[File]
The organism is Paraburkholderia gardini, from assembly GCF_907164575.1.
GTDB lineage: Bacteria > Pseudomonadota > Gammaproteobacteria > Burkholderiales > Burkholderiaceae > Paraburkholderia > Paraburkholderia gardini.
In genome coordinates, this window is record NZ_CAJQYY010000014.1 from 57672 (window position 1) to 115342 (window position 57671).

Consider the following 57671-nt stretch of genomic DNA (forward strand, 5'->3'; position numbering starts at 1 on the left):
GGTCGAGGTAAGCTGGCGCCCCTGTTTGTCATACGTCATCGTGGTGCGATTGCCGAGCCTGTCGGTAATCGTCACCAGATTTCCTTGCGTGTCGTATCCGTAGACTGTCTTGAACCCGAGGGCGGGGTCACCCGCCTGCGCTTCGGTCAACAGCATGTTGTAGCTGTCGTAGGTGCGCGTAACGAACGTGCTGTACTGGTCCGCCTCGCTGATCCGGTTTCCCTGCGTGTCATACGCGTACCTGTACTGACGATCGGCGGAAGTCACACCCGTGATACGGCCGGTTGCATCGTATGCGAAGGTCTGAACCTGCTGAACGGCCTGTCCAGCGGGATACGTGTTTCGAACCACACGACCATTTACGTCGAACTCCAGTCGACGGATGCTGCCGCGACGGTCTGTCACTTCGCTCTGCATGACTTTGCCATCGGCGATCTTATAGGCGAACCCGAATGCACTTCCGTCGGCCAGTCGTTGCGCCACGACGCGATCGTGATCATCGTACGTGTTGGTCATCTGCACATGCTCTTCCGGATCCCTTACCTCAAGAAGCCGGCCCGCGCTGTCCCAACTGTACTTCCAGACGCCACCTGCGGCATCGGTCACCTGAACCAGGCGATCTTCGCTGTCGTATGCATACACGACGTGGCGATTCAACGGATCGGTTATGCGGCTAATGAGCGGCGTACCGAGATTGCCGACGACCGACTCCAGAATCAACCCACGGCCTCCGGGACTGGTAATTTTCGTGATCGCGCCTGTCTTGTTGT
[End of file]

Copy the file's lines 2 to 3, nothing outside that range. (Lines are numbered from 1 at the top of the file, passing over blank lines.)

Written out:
GTDB lineage: Bacteria > Pseudomonadota > Gammaproteobacteria > Burkholderiales > Burkholderiaceae > Paraburkholderia > Paraburkholderia gardini.
In genome coordinates, this window is record NZ_CAJQYY010000014.1 from 57672 (window position 1) to 115342 (window position 57671).